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Winter 2010 Table of Contents
Versión Español de este artículo (Spanish Version)

By Leslie Fansler, Tired Mother of the Famous Flying Fanslers, Amarillo, TX

Abstract: One parent shares her personal wisdom and humor on the importance of making sure individuals with deafblindness get plenty of sleep and exercise.

Keywords: , deafblind, behavior, sleep, exercise, adolescence

Editor’s Note: There is great opportunity to learn when families have the chance to get together and share their experiences with each other! Even when we’re not able to be physically present in the same room, virtual communities such as listservs and Facebook can be just as effective (see TAPVI article). This truth was brought home recently as a discussion unfolded on the listserv for members of the Deaf-Blind Multihandicapped Association of Texas (DBMAT). Through sharing personal experiences and lessons learned, a community reached out to one family and helped them think about options to address their child’s behavioral issues. Following is the advice that Leslie Fansler, a parent of a young adult with deafblindness, shared with the deafblind community. Her advice is relevant for everyone.


ALL teenage boys are challenges to parents! We speak from experience, being the parents of one son with deafblindness and one without. Socially, they tend to be half crazy. For instance, they like girls but have little idea how to express that in a way that any girl would appreciate. Maturity flips back and forth between secretly wanting to play with transformers and Tonka trucks and trying to be “grown-up” and cool. Hygiene is a big contest. Their feet stink, and they will NOT take a bath or use a deodorant unless you force them. (Their gym clothes have to be exterminated by the end of middle school.) Sleep? They want to sleep about 20 hours out of every 24! Oh…and the four hours they actually stay awake just happen to be between midnight and 4:00 a.m. Those wakeful hours, by the way, are usually spent lifting weights and listening to horrible music. Get the picture?

Both of our sons are now in their early 20’s. We all survived, so here’s my two cents on what got us through the teens. First, teenage boys need tons of SLEEP. Second, teenage boys need tons of EXERCISE. I can’t overstate how badly they need both from about age 12 to age 22. I don’t discount other supports teenagers with deafblindness need, but have found sleep and exercise vital needs that are easy to overlook.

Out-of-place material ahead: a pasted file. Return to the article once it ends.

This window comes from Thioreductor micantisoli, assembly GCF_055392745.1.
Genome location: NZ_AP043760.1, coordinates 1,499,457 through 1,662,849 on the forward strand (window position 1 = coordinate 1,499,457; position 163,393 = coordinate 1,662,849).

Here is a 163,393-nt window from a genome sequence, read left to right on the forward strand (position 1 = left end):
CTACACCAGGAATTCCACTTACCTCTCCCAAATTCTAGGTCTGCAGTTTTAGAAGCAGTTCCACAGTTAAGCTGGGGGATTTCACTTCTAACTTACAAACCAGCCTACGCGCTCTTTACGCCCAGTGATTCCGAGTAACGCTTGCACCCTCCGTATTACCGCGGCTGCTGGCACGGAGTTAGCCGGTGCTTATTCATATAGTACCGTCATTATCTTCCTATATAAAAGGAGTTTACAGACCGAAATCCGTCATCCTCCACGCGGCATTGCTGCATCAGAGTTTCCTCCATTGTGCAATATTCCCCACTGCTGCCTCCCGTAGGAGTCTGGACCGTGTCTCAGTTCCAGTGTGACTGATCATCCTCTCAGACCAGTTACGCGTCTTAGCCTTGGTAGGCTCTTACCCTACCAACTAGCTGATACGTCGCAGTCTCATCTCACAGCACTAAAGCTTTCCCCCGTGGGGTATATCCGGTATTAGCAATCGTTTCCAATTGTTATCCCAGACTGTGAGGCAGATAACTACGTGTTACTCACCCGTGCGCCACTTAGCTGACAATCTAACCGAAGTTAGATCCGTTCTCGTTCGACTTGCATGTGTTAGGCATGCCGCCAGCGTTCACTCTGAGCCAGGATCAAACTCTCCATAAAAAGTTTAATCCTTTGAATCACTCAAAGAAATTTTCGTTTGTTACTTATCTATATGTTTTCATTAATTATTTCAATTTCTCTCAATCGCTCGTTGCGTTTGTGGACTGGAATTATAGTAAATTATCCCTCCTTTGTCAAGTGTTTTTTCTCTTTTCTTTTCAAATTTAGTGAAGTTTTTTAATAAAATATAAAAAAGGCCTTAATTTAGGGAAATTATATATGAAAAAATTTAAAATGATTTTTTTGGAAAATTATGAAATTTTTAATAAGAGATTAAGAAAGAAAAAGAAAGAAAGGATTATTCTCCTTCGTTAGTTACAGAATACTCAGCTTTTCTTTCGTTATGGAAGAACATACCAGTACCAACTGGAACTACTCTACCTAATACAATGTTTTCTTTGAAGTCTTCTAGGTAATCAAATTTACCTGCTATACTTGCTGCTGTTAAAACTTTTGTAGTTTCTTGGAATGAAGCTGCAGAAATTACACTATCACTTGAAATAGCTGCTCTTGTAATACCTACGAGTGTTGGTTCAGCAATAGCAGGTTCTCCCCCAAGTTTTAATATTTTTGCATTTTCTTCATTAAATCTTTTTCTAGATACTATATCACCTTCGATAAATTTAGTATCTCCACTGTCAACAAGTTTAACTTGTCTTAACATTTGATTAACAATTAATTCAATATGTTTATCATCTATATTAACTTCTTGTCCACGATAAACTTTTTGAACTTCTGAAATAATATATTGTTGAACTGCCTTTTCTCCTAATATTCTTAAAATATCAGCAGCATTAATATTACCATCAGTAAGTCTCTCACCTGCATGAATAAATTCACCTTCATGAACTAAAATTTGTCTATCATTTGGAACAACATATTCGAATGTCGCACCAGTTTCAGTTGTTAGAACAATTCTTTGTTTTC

Without enough rest, things get extremely difficult during those preteen-teen years. Often, in middle school, my oldest would come home from school on Friday and go straight to bed (at : 0 pm) and sleep until 2:00 pm on Saturday. This really freaked me out. I took him to the doctor, who impressed upon me that teen boys have really crazy things going on physically, emotionally, and socially. “Let him sleep!” he said. So make sure your guys with deafblindness sleep a LOT, because for them life is all the more confusing and more tiring!


It is not a coincidence that middle schools and high schools are full of want-to-be jocks (excuse me, “athletes”). They have so much going on in their bodies that they have to MOVE a lot, and it has to be physically taxing movement. For our guys with deafblindness this is hard. They tend not to be in motion significantly on their own. You MUST find things they can do that are equal to running track, playing football, lifting weights, chasing girls, etc. They HAVE TO HAVE THIS. If your guy is not sweating several times a week, you will have MAJOR behavior problems, even with great meds and fabulous interveners. Use treadmills, stationary bikes, and the local gym (swimming pools are so great). Pre-teens and teen guys who do not sweat every week will do things like hit, pinch, punch walls, and throw things.

Preston works out, with support, at the gym four nights a week, for about two hours each time. It makes him sweat; he gets out of the house; he meets and greets people from our community; and he can do his best to flirt with girls. But best of all, he can SHOWER there!

In summary, as your guy with deafblindness reaches 12, my advice is to check with your doctor about medication options; make sure he has a communication system he can access and use; get a good intervener at school AND at home, and make sure—no matter what—that he gets lots of sleep and exercise. He’ll sweat more often, but he’ll also act nicer and sleep better afterward. It’s a great trade-off for occasionally stinking. Trust me!

By the way, did I say we’ve have recently adopted another little girl? Yes, the Fansler Clan now has two little girls (ages 6 and ). I did not realize how old and tired we were until the year old arrived. Pray for us!